So you would generate a graph of how long it takes before you player browsers can see the new ball, and I bet you would find that in this architecture, with 10,000 players, the skew can vary from perhaps 1ms after the ball was drawn to perhaps 75ms or 150ms. Then I would program in a delay based on the synchronized clocks: “ball was drawn at 10:47.012.011. announce it at 10:47.012.161” and have the browsers count down to that time before they reveal that next bingo ball, to make it fair. That way a skeptic at the back of the room won’t see Sally Smith over on the left side of the room constantly getting her reveal earlier than Tim Jones over here on the left… Internally, her browser might well get the ball a bit earlier and perhaps even systematically so (hard to avoid those kinds of patterns of latency) but the hidden built-in countdown inside the browser would delay Sally's reveal by 143ms, while delaying Tim's by only 87ms. And of course if someone has very poor performance and gets the ball late, you just reveal it without actually pointing this out to anyone. Hopefully it wouldn't happen much if your original latency experiments are done carefully, and wouldn't be noticeable.

Notice that I'm not really recommending just using Isis2 across the full set of game-playing consoles. This isn't because it is impossible (with effort you can get the system to run with tens of thousands of group members), but it is VERY hard to pull off (the startup sequence generates high messaging load and you need to do all sorts of tricks when the application bootstraps). By having smaller groups this is way easier -- even a group of 100 is fine -- and then each server can handle lots of clients systems.

We have lots of experience with web browser interactions with Isis2 servers -- we use WCF or RESTful RPCs, and those work absolutely fine. Then the server ends up with threads dedicated to client requests and threads that deal with Isis2, and you arrive at the architecture outlined above. My students are doing something almost identical to this as homework 4 in my cloud computing class right now at Cornell!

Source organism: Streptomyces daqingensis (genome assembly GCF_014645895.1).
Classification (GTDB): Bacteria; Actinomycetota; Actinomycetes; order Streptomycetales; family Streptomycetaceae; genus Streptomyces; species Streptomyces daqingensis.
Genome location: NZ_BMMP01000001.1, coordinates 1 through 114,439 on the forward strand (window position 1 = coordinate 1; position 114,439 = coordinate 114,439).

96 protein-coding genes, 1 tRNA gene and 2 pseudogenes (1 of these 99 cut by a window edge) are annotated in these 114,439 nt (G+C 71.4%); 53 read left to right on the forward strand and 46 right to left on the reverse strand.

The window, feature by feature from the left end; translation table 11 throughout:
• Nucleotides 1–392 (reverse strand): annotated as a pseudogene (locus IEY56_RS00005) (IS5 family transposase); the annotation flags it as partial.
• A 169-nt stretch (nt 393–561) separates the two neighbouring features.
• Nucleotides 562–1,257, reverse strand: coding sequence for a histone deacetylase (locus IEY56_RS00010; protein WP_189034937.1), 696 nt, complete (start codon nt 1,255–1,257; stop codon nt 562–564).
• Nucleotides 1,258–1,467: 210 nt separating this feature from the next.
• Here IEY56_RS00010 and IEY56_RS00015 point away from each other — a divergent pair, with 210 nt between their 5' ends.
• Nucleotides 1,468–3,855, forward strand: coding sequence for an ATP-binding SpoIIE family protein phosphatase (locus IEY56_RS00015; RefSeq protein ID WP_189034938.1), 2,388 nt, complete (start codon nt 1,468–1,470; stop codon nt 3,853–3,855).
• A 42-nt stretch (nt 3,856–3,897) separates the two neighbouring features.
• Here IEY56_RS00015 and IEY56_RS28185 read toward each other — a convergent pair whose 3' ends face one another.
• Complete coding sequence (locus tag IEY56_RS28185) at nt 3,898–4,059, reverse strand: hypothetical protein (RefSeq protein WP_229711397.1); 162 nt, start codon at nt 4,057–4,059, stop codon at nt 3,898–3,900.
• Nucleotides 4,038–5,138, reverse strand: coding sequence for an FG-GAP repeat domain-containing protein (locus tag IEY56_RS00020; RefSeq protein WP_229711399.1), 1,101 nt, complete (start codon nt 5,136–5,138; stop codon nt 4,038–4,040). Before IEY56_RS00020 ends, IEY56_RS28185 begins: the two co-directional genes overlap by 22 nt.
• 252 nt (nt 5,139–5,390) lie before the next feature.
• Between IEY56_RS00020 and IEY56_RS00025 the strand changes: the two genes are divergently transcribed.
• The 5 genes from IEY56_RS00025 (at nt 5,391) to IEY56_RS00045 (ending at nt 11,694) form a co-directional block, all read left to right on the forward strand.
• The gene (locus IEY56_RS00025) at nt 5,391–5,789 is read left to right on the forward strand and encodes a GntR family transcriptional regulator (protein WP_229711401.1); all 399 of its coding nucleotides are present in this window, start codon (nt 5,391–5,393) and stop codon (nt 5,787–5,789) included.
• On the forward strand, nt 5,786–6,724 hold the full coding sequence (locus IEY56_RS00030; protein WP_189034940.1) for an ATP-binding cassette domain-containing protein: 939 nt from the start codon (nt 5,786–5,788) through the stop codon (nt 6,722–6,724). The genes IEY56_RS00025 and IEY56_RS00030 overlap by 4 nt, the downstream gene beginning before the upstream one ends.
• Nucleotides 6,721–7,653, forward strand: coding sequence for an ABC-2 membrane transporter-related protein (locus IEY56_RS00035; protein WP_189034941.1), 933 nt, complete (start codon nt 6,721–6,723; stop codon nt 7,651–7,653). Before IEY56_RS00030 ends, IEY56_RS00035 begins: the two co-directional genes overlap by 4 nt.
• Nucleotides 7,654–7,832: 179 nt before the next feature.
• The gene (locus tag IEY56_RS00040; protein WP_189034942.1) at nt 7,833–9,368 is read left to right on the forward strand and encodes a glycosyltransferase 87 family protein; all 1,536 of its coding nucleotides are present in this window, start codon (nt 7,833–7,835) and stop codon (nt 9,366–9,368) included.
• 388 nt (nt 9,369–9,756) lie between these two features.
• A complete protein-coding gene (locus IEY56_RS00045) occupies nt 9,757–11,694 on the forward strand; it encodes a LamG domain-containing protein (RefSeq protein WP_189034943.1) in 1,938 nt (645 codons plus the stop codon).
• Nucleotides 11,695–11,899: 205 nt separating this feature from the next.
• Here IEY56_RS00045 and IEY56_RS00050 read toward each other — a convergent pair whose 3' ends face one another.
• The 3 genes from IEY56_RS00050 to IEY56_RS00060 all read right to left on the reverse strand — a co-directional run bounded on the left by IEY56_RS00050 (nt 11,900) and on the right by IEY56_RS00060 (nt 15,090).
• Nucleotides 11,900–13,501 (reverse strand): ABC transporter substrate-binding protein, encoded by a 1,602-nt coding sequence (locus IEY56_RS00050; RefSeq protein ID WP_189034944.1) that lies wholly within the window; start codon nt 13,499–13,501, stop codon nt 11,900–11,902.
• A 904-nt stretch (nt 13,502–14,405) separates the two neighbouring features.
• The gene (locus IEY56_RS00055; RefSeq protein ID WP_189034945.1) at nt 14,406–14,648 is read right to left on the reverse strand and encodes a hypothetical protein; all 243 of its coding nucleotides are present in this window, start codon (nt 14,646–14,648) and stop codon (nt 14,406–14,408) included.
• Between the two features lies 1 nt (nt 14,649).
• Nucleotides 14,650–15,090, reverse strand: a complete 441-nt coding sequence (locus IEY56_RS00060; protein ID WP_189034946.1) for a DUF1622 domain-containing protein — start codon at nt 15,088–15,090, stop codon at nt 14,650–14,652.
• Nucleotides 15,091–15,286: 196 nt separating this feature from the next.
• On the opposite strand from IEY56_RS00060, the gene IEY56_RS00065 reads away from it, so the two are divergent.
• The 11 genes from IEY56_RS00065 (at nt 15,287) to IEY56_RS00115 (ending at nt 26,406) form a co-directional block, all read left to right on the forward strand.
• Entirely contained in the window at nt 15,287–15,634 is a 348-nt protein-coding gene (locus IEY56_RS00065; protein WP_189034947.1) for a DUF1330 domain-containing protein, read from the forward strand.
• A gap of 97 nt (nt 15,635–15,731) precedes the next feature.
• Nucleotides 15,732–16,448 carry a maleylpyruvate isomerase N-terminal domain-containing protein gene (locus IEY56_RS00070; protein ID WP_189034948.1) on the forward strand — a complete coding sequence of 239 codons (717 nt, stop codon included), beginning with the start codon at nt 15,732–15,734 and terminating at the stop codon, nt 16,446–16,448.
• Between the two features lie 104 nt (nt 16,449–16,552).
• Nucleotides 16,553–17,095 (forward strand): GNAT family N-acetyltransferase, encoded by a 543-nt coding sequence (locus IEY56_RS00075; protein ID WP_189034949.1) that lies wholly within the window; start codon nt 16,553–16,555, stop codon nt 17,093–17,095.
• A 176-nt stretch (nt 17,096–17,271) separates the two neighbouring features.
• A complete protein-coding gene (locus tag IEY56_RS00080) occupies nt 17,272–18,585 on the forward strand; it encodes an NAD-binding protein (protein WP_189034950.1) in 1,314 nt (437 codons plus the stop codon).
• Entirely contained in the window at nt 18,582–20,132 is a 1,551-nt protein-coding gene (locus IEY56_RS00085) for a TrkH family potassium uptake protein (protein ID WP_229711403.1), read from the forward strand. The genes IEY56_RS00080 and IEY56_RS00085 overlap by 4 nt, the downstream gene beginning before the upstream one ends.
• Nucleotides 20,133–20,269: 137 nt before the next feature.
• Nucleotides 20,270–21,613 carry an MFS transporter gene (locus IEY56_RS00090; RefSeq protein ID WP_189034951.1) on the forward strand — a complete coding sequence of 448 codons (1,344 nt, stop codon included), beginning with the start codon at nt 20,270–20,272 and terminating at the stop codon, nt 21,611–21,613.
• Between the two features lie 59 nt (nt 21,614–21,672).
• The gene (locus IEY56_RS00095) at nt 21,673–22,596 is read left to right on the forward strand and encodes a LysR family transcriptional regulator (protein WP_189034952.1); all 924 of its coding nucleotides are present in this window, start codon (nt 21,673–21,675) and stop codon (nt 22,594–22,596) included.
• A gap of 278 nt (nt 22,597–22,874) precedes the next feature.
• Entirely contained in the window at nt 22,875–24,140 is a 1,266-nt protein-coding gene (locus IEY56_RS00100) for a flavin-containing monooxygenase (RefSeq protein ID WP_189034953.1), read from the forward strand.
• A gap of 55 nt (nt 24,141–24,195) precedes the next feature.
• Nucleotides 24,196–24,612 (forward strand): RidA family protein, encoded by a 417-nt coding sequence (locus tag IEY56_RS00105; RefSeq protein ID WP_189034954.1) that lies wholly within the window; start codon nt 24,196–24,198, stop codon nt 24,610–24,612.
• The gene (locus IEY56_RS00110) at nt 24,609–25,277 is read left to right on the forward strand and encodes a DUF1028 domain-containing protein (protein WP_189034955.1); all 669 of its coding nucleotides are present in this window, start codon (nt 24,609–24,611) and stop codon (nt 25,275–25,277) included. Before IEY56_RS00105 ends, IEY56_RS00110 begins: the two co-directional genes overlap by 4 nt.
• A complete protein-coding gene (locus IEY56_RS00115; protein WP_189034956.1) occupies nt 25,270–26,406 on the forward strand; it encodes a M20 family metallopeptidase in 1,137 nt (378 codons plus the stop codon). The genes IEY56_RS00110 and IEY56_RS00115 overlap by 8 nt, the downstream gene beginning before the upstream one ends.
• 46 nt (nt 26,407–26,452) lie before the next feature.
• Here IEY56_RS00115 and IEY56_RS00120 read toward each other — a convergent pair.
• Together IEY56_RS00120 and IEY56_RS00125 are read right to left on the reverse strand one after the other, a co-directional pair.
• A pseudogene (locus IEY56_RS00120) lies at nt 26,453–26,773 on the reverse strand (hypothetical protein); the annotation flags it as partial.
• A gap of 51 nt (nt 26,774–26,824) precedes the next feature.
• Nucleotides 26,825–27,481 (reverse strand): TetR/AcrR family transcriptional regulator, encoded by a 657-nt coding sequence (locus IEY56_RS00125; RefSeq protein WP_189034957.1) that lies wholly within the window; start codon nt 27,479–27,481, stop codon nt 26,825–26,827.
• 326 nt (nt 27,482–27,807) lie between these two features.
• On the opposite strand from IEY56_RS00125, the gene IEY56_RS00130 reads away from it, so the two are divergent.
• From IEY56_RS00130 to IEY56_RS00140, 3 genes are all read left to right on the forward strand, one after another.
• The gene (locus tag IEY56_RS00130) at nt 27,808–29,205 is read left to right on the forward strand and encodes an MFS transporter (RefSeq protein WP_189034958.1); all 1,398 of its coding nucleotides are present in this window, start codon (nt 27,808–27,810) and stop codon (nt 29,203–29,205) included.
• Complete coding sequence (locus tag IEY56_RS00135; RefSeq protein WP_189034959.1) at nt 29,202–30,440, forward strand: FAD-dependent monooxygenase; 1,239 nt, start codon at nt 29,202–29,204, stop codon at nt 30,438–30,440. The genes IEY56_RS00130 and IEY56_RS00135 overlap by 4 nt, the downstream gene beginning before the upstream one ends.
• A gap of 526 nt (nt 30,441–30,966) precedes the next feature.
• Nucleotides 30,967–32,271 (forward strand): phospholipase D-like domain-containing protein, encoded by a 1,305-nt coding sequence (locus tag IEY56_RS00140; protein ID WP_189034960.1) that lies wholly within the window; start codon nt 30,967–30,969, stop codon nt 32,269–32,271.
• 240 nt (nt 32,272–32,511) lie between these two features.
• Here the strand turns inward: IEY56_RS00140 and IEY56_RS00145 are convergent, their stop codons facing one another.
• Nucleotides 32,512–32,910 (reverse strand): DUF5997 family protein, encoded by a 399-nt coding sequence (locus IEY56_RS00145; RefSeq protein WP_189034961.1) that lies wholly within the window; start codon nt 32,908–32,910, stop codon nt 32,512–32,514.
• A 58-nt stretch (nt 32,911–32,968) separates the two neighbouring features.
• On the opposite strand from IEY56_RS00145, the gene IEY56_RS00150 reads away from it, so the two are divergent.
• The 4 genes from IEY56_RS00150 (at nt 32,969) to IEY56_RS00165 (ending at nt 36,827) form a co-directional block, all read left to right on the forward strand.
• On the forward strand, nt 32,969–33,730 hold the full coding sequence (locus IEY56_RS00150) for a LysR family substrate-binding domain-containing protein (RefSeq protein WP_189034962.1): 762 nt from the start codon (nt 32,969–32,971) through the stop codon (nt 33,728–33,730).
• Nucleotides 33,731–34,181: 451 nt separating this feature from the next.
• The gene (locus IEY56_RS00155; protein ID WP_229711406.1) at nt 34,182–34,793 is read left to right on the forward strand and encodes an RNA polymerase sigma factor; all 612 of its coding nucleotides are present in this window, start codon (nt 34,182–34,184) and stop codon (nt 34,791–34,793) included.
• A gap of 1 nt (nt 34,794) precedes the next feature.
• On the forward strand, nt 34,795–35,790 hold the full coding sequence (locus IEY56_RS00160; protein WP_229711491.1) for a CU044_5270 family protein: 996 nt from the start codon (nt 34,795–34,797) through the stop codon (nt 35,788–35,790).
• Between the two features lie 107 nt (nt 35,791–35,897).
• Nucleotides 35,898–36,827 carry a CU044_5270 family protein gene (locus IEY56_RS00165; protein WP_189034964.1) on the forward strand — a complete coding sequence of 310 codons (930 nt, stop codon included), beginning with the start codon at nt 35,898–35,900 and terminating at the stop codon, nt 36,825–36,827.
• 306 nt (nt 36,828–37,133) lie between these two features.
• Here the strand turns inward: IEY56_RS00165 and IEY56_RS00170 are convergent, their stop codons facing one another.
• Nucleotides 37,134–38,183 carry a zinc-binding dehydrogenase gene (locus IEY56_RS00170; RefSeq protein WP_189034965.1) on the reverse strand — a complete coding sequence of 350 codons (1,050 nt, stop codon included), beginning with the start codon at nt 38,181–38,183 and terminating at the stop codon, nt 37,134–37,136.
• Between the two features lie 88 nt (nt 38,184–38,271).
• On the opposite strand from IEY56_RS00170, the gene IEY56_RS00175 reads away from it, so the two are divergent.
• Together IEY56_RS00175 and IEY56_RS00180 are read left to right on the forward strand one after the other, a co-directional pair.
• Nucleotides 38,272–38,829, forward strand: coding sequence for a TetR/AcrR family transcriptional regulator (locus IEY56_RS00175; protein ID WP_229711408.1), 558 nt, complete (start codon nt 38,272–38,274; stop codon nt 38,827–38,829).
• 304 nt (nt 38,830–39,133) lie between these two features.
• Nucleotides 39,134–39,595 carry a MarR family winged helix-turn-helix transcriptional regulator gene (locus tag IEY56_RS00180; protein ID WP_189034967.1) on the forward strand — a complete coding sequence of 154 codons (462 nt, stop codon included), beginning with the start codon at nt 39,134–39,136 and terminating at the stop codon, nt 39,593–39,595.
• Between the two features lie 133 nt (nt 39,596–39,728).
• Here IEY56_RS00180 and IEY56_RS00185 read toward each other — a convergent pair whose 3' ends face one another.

May 6, 2015 at 7:37 PM
Wow - I never expected you to take so much time and effort on my behalf;

Thanks a ton,

May 6, 2015 at 8:16 PM
Edited May 6, 2015 at 8:18 PM
This is what I do for fun! In fact I wonder why more people don't ask questions... maybe embarrassed to ask, or they just give up without asking.
May 7, 2015 at 1:54 PM
Is there a way to limit the log files.

I'm using this code but still continue to get logs every time I start one of my test apps.
Environment.SetEnvironmentVariable("ISIS_MUTE", "true");


May 7, 2015 at 2:00 PM
If you don’t want them created at all, ISIS_LOGGED=false will do that. ISIS_MUTE won't print to the console but still generates the log files.

I normally just put those sorts of things into the bash startup script or the .bashrc file (export ISIS_LOGGED=false; export ISIS_MUTE=false;) But using SetEnvironmentVariable should work too. Or you can just reach into the library and say Isis.ISIS_LOGGED = false; in your code.

May 7, 2015 at 3:25 PM


May 7, 2015 at 3:45 PM
I have a new issue...

WARNING: Lost connection to the ORACLE: attempting to reconnect...
System shutdown: After Isis ORACLE member (7584) failed, this client was unable
to contact any other ORACLE member.

I'm testing on a three server farm and killed two of the applications.

What can I do to get the remaining single box to accept a single ORACLE is all there is?


May 7, 2015 at 3:59 PM
I figured it out. I had five instances running across three servers.

From the manual...
"If false, then if a failure causes the Oracle to drop from size N to a size that isn’t a majority of N (e.g. if N=5, 2 or smaller; if N=3, to size 1) "

I dropped down to less than 2 when N was 5.


May 7, 2015 at 6:56 PM
Edited May 7, 2015 at 7:59 PM
Right. If you run 3 server instances on one machine, then the machine crashes or is shut down, membership would drop from 5 to 2 and the system no longer has a quorum.

In fact things are worse: if the 3 run in VMs than each of those instances can be an ORACLE member. But if they just run as normal processes, then only the first one on that shared machine can get the correct port numbers to play the ORACLE role. As a result, you end up with an ORACLE group that has 3 members even though 5 instances of your application are active. Then you killed a process or two and the ORACLE drops from 3 to 1 member. This is not legal, so the 1 member dies (but muted since you set ISIS_MUTE and ISIS_LOGGED to false, so it won't print anything). The remaining 2 processes had a connection to each of the ORACLE members, but lost all of them, hence they are left high and dry and they also fail, throwing exceptions which you caught and printed.

If you set ISIS_IGNOREPARTITIONS=true, the server would keep running in this case, but with some risk of a partitioning problem if the network separated the group into two subgroups, both of which would be alive. Normally people do consider running that risk, but where money is involved, as in your system, you don't want that to be a way to attack the solution (e.g. you could get two inconsistent "draw sequences" if someone pulled a network plug at just the right moment). So for you, you want the ORACLE members on separate machines, and you want ISIS_IGNOREPARTITIONS=false (the default).

But those members can also be members of your application group, so they play all the normal application roles too. They just have these extra roles of helping do system membership management.
May 7, 2015 at 7:57 PM
Thanks again.